Hood River County School Board Jan. 12

HRCSD Superintendent Rich Polkinghorn shares current COVID-19 surge information at the Jan. 12 board meeting.

HOOD RIVER — COVID-19, and the fast-moving omicron variant, was the focus of Hood River County School District Superintendent Rich Polkinghorn’s opening communication at the Jan. 12 school board meeting.

His primary message: Student access to in-person instruction is under threat, and to keep kids in school, the district needs community support to mitigate the spread of infection.

“While early data indicates that the omicron variant may result in less severe disease than previous variants, it is increasingly clear that the omicron variant spreads much more quickly and easily than all previous variants,” he said.

The district is taking a “layered” approach to mitigation — symptom screening, training and education, cleaning and disinfection, hand washing, airflow and circulation, COVID-19 testing, cohorting, physical distancing, face coverings and COVID-19 vaccinations.

“The virus can pass through one or two layers, but not all,” Polkinghorn said. “That’s why every layer matters and every layer helps keep students in class.”

Oregon Health Authority (OHA) has continued to emphasize the importance and strict adherence to these layered protocols, he said. The district has fully implemented these protocols since returning students to classrooms.

“Our data tells us that the risk of COVID transmission is nearly zero in the school setting, this is because schools are a managed setting,” Polkinghorn said. “In the general community, without protocols in place, is where rapid transmission is taking place.”

OHA recently shared with state superintendents that, based on emerging experiences in other countries, states and school districts, Oregon can expect rapid transmission of the omicron variant in indoor settings where people ignore masking requirements and other safety protocols. Current modeling shows the current surge continuing through February.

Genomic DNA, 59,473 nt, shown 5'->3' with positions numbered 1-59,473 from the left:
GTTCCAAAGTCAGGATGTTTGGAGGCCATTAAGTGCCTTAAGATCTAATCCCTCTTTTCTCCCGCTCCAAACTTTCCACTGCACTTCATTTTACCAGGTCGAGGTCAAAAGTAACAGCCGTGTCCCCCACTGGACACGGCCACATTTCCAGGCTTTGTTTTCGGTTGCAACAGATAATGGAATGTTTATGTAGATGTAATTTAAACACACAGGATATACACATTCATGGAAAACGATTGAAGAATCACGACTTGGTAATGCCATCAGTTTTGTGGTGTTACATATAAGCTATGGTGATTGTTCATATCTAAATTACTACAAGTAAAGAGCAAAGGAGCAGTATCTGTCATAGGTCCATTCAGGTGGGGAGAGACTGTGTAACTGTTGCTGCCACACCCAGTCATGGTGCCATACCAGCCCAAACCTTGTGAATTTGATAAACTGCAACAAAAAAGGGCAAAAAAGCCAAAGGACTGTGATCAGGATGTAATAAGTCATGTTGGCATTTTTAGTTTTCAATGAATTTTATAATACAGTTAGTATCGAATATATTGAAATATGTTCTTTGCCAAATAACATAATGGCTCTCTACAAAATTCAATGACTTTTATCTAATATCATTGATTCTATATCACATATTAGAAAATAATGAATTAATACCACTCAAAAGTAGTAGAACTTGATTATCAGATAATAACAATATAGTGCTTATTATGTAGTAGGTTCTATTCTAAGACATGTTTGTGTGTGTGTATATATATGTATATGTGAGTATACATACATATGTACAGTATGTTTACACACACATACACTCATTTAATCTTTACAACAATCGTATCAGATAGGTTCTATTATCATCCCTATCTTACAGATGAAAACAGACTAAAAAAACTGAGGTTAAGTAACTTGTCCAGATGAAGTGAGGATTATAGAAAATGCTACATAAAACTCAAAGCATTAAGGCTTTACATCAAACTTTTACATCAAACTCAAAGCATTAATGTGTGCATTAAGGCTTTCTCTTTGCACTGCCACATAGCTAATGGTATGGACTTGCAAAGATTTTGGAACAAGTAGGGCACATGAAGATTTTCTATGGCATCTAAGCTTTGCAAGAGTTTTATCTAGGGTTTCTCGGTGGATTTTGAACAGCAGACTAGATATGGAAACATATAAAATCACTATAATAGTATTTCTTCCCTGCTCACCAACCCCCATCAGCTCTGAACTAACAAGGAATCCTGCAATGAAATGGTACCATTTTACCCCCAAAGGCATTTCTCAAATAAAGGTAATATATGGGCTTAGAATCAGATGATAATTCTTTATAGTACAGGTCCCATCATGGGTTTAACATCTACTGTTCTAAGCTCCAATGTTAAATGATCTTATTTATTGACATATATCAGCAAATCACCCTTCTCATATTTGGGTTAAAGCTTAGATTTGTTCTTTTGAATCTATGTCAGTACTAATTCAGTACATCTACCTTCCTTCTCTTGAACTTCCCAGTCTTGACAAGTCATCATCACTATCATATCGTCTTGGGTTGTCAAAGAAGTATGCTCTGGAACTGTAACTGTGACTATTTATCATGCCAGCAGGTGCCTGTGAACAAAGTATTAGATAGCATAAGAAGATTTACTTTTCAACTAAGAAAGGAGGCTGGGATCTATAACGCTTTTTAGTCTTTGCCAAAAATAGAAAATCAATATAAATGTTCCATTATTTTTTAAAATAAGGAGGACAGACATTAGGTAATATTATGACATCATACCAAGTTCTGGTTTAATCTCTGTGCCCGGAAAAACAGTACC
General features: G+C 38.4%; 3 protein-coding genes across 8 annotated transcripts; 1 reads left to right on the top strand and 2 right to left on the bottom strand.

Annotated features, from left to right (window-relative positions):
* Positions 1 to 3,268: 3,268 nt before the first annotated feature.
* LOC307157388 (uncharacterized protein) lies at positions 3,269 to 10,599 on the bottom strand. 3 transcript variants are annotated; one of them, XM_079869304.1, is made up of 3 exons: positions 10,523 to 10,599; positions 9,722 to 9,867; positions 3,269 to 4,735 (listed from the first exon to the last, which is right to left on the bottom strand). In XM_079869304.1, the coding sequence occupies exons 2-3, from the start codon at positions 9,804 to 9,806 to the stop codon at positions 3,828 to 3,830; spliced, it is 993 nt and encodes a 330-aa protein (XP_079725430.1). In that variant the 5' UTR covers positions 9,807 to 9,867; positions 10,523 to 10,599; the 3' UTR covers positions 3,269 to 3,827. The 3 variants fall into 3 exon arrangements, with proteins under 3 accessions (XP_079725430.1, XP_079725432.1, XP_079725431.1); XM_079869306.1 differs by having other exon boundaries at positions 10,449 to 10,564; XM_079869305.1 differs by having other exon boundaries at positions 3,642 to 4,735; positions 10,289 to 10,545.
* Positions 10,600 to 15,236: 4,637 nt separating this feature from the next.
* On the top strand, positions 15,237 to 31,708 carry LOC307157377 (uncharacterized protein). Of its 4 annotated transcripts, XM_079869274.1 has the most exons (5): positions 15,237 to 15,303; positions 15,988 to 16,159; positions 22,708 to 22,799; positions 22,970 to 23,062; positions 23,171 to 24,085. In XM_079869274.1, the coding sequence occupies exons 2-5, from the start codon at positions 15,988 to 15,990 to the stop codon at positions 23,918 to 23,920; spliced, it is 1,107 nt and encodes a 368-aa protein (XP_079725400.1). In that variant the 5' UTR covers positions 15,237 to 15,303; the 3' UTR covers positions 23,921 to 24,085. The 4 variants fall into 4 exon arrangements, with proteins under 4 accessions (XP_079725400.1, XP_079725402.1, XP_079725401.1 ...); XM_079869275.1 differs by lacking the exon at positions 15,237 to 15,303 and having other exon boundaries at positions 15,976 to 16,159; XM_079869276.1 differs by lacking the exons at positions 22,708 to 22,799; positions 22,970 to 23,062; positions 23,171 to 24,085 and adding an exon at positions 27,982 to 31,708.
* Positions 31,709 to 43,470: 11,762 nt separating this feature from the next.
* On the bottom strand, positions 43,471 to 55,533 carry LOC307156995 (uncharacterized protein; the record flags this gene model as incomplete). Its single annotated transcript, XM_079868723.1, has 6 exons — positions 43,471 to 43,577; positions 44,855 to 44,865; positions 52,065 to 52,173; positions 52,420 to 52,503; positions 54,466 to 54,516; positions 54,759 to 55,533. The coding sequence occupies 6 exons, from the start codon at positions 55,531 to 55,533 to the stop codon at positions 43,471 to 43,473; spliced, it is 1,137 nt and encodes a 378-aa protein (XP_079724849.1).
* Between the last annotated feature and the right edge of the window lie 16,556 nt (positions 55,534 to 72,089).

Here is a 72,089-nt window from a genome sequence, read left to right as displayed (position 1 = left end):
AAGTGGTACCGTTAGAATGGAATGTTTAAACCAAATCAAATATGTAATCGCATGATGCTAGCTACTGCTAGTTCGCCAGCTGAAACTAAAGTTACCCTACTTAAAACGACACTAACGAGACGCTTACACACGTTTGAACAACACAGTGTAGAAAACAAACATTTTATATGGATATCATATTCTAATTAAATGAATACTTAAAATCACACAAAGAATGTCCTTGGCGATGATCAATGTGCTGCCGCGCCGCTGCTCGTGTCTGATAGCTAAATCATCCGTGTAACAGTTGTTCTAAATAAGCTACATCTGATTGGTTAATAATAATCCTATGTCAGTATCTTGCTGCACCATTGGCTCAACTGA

“It is this potential impact on our ability to staff our schools and departments that has my administration building contingency plans, in the event we are not able to operationalize school,” Polkinghorn said. “This could be something like a bus driver shortage, but it could also mean that so many key staff members are out of school due to COVID illness that we cannot provide adequate supervision and/or instruction. I’m sure you have all seen that several schools and districts across the state have already announced a return to remote learning. This is a potential for Hood River County School District as well, but it is a last resort.”

Contingency plans are in place in the event HRCSD does return to short-term remote leaning, whether that is one building or district-wide.

“If we can operate schools, we will, but I want the board and our community to know that short-term remote learning is a possibility,” he said. These plans would mirror previous online learning schedules; if implemented, information will be distributed to families via schools.

Polkinghorn also addressed co-curricular activities — or extracurriculars — and the need to maintain vigilant with layered mitigation strategies to continue participation.